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Emanuel Pushes Ordinances To Keep Protesters In Check

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Mayor Rahm Emanuel urges state lawmakers to approve legislation allowing the city to install speed cameras. (Credit: CBS)

Mayor Rahm Emanuel urges state lawmakers to approve legislation allowing the city to install speed cameras. (Credit: CBS)

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Updated 12/14/11 – 6 p.m.

CHICAGO (CBS) — Mayor Rahm Emanuel plans to have a tight rein on protesters when Chicago hosts two major international summits next spring.

On Wednesday, he introduced ordinances that would dramatically increase possible fines for anyone resisting police and allow cooperation between state, federal and local law enforcement. The fines would be between $200 and $1000, up from $25-$500.

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The mayor said the changes would only be in effect for the NATO and G-8 summits in May, when throngs of protesters are expected.

“Guys, it’s not a big deal,” Emanuel said. “This is a one-time event. We are going to do it in an organized fashion.”

In the past, in other cities, G-8 and NATO summits have drawn protestors and participants alike from all over the world. The protests at those summits have often become disorderly and violent, prompting some to wonder whether the summits will be worth the trouble.

Asked if it’s possible to hold the dual G-8 and NATO summits without the kind of violent demonstrations that have taken place in other cities, Gary Schenkel, executive director of the city’s Office of Emergency Management and Communications said, “Very much so.”

“I really do think that we set the tone, we set the tone early that this is a positive event,” Schenkel said. “It’s not like the city has not handled large events of this nature before. This is going to be certainly on the eye of the world and I think it’s a great opportunity for the city of Chicago, really.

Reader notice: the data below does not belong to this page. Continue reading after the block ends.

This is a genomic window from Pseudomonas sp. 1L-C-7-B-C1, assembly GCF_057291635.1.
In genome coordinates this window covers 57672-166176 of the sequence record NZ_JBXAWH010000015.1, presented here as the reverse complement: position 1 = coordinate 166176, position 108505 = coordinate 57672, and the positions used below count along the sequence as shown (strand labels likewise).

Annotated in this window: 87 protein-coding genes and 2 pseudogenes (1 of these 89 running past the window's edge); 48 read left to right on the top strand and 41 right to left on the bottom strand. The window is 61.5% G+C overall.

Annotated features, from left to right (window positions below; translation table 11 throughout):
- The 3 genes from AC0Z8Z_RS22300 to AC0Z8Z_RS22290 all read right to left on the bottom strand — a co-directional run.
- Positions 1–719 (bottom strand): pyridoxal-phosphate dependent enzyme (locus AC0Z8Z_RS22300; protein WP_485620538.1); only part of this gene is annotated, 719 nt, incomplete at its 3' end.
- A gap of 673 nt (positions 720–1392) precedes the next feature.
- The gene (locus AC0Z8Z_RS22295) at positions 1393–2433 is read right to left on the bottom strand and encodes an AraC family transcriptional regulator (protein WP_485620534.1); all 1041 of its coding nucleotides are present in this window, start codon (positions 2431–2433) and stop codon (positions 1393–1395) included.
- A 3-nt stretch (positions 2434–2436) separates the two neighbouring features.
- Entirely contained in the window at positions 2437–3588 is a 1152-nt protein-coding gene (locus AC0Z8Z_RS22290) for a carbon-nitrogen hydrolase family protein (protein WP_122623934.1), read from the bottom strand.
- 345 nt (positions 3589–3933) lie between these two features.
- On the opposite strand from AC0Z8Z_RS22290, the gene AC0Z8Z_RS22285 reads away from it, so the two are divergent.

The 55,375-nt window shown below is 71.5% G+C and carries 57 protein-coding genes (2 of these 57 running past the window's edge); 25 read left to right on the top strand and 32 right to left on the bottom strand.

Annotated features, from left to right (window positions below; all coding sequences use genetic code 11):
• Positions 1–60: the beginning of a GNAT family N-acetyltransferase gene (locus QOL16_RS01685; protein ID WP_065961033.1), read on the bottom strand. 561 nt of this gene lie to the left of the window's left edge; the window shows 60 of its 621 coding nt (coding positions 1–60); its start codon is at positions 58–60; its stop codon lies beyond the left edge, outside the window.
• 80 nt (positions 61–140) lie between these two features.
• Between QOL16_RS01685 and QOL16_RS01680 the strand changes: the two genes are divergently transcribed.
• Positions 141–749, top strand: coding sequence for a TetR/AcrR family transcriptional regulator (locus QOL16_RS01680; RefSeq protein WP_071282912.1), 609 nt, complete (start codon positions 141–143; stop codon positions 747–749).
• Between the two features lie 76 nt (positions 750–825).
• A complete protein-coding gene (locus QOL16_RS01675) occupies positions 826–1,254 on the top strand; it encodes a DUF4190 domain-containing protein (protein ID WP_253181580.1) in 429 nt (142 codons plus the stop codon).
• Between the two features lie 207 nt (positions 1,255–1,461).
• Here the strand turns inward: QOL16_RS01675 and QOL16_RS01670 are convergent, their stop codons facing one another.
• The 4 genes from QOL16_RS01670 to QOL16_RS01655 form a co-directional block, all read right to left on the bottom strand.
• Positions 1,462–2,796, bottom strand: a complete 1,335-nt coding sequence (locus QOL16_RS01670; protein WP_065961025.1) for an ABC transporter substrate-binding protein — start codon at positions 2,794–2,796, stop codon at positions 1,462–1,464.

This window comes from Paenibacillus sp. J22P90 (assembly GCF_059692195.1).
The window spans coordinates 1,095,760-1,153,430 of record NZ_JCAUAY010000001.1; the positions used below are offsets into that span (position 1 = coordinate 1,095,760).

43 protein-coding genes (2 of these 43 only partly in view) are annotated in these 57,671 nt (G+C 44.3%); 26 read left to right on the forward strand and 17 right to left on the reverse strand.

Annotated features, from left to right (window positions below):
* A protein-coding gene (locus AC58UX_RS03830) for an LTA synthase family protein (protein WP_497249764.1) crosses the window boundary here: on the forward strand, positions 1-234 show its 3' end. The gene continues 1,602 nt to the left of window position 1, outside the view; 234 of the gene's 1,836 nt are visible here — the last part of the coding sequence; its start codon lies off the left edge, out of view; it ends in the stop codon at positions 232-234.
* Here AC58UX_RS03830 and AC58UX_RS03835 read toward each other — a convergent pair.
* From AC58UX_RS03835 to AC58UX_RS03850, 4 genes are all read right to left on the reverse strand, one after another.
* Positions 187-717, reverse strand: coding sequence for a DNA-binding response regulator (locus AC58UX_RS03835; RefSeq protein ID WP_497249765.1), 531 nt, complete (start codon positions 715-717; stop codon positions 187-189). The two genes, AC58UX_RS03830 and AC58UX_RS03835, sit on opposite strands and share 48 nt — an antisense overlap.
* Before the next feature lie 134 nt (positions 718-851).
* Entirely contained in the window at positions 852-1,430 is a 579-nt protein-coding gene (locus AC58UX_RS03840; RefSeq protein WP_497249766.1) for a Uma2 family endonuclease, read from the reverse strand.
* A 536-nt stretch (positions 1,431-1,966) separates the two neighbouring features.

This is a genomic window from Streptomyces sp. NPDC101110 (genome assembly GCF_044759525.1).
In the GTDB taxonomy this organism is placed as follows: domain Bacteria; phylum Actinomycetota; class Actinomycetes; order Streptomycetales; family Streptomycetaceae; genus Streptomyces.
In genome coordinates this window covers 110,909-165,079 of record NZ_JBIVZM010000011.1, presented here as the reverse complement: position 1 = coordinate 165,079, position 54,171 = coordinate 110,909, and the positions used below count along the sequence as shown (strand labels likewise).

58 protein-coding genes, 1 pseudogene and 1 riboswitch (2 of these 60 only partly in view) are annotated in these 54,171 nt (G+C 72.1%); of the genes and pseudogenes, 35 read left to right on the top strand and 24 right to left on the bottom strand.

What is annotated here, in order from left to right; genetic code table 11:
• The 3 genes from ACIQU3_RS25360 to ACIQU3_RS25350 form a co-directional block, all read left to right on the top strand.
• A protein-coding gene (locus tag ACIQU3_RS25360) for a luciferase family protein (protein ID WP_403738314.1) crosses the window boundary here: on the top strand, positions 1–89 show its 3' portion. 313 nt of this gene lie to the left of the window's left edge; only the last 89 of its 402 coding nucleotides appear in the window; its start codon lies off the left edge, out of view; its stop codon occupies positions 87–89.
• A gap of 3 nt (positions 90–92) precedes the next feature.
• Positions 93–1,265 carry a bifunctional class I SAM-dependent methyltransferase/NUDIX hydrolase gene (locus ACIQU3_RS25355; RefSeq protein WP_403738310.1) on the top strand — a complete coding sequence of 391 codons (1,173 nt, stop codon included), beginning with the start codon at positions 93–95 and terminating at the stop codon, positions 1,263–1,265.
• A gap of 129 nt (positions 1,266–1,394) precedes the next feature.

It might be a risk as well for Chicago’s image, ruined by riots during the 1968 Democratic National Convention, but rehabilitated by the clockwork precision of the 1996 DNC that Rahm Emanuel orchestrated for President Bill Clinton’s nomination for a second term.

“This is a unique opportunity with over 3,000 reporters from around the world tell the story,” Emanuel said. “One of the things they’ll be doing is talking about Chicago and that’s a unique opportunity for us. These two ordinances allow us to hold that conference here in the city of Chicago and do it in a proper way.”

The measure would also allow Police Supt. Garry McCarthy to deputize officers from other law enforcement agencies, close public parks and beaches overnight (11 p.m.-6 a.m.) to keep protesters from camping out. It also would give City Hall the power to sign contracts related to event security without City Council approval.

Another measure would limit the hours of approved parades featuring amplified music or sound; they would be allowed between 8 a.m. and 10 p.m.

But the friction has already begun, with protestors complaining about the city dragging its feet on permits on Tuesday, less than 24 hours before the mayor introduced his temporary security measures.

With the twin summits still a full five months away, both sides have already turned up the heat.

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